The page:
Show me your skyscrapers…

When Toronto home builders unveiled a model of their sinuously undulating, Calatrava-like high-rise condo tower in Mississauga, Ont. last year the media — which has always responded to readers’ fascination with unusual, especially bizarre, stories — lavished coverage on its design, by Beijing-based architect Yansong Ma.

Not by any one of several Canadian architects who do all kinds of projects in China, including some buildings which would make the Mississauga twisting tower look a bit ho-hum.

Buyers snatched the apartments in the “Marilyn Monroe” tower off the market so quickly that a companion tower (Building, Oct/Nov 2006) was quickly marketed to catch the overflow of buyers. Both are now under construction, and are such a novelty, especially in suburban Mississauga, that there will likely be lots of drive-by gawkers attracted to the site when they’re completed next year.

Sir Winston Churchill suggested that “We shape our buildings; thereafter they shape us,” and Canadians, for the most part it seems, endorse forgettably conservative buildings, which feeds and perpetuates the unexciting environments most of us inhabit.

There aren’t that many office and residential buildings across Canada that make people stop, or even pause, to admire, let alone make a special trip to marvel close-up at their architectural beauty. Well-constructed with good materials? Maybe. Following national building code regulations and all that? Most likely. But enough to stop you, or even slow you, in your tracks? Hardly.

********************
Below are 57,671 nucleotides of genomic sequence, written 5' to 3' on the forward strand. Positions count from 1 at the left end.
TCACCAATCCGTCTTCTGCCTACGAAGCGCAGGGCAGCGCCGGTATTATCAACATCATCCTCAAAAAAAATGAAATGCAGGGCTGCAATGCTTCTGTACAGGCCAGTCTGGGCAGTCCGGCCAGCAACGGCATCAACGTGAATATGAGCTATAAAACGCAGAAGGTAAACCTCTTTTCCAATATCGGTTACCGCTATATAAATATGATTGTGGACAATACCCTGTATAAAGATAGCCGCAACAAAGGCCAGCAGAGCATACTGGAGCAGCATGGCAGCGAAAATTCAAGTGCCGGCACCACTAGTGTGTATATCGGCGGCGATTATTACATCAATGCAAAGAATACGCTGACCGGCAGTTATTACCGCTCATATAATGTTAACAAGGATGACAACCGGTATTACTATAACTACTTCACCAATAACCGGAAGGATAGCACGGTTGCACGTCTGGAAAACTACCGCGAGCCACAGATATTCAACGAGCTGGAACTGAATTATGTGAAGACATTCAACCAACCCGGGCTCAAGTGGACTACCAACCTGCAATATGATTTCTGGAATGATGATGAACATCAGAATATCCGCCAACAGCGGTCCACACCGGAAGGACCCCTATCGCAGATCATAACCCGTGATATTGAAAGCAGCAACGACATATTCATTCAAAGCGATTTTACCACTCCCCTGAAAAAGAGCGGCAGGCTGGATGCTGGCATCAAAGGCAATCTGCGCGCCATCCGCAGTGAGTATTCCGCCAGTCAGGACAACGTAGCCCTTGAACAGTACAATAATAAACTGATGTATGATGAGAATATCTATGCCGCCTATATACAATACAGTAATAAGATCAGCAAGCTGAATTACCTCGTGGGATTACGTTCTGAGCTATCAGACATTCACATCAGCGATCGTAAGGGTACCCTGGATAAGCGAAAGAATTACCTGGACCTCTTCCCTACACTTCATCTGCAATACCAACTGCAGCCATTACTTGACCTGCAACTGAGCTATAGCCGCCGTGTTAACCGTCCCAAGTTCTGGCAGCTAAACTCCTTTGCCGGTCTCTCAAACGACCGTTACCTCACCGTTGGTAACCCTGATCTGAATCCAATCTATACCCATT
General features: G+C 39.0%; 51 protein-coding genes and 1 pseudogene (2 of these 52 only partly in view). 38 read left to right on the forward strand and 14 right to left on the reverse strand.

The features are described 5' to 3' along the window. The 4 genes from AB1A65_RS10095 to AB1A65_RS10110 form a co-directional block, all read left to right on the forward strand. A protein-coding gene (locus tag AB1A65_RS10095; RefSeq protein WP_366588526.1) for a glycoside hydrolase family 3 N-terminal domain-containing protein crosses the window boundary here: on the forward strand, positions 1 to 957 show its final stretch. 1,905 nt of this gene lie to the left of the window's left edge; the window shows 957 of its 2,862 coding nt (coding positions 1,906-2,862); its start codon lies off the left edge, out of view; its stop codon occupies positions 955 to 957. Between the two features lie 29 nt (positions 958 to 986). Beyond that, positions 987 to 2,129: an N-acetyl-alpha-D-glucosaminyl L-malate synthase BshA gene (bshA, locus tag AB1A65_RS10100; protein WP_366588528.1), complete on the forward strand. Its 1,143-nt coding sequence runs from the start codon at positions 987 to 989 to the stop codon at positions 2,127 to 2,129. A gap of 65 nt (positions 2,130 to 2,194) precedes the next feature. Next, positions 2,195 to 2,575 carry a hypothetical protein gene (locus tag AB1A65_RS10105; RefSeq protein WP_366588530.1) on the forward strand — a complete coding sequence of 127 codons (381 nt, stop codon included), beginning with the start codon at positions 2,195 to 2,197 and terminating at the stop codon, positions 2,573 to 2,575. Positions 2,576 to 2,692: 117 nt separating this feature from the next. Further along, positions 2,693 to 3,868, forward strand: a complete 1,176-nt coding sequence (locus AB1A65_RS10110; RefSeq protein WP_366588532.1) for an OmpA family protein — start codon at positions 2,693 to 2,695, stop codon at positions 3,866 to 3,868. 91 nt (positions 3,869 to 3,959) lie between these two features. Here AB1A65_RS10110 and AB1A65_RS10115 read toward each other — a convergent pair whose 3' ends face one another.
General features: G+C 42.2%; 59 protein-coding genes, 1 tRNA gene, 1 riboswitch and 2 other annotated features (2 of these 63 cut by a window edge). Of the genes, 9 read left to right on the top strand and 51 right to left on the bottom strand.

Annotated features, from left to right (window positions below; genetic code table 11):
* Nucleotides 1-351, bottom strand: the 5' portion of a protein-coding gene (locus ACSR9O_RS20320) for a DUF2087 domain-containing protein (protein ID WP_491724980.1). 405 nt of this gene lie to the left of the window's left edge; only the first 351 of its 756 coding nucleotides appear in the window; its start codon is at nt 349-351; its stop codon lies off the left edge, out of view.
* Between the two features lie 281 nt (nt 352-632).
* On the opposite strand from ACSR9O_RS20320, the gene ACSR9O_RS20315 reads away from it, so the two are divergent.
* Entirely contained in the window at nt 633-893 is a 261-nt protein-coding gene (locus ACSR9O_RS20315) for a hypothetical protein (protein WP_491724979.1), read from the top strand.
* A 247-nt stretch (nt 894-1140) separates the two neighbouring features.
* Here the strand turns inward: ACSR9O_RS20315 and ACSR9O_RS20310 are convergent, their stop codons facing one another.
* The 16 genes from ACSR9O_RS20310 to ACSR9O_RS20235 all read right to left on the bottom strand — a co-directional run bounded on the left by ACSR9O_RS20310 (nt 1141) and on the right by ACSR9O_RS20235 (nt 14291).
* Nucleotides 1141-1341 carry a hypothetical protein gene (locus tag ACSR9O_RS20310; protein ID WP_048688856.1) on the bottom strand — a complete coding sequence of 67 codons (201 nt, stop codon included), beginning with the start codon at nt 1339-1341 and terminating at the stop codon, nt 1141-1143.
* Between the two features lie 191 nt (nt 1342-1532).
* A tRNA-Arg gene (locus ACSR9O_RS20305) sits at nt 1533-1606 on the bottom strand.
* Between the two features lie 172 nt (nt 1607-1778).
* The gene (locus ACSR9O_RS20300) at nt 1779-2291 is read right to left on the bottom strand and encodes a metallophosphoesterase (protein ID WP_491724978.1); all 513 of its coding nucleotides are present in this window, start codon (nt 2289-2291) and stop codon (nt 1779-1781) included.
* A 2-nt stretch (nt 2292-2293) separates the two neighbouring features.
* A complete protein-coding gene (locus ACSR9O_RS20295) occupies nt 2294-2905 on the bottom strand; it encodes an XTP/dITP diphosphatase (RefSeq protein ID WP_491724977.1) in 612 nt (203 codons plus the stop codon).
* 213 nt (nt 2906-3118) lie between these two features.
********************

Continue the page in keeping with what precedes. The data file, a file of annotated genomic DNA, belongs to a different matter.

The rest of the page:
A few new university buildings might do it, but only a few. Daniel Libeskind’s Royal Ontario Museum addition in Toronto is unfolding, but at the moment it’s a confusing jumble of variously covered jagged roof parts which lack cohesion and may not live up to the billing on the rendering. Frank Gehry’s work for the Art Gallery of Ontario in Toronto may also not make us gasp with admiration, but perhaps because we were expecting something resembling his Guggenheim Bilbao and Disney Hall Los Angeles masterpieces.

I was in China last fall and if I wasn’t gasping, I was busy turning my head in every direction so as not to miss the mesmerizing architecture and interplay with parks, sculpture and road systems, even if they were often gridlocked. Ironically, there are at least 15 Canadian architectural practices designing those kinds of head-turning buildings across China, projects they could never contemplate in Canada.

And we’re at the point where Dubai can’t be left out of most general conversations about urban planning, architecture and development. There is no other place on earth that, despite its tiny size, is able to do so many remarkable (and some admittedly dreadful) buildings, due in no small part to its phenomenal wealth and the power of the ruling families who are able to expedite a project with surprising speed.

We can take heart, I suppose, from the first stirrings of Toronto’s interest in its own version of the design review panel which has been so successful in Vancouver. We can be somewhat more enthused about the understatedly elegant office and condo-hotel towers under construction or coming soon to downtown Toronto, Montreal, and even Calgary.

Otherwise it’s mainly a case of the bland leading the bland. When are planning departments, city councils, developers, lenders and even possibly urban activists going to agree on a new regime of buildings that meet some minimum — make that maximum — level of visual excitement? Everybody these days keeps saying “good design sells” but not many people are doing it. They’re all leaving it for someone else to do.

Building welcomes your opinions.

E-mail your comments to [email protected]

You might also like

Leave A Reply

Your email address will not be published.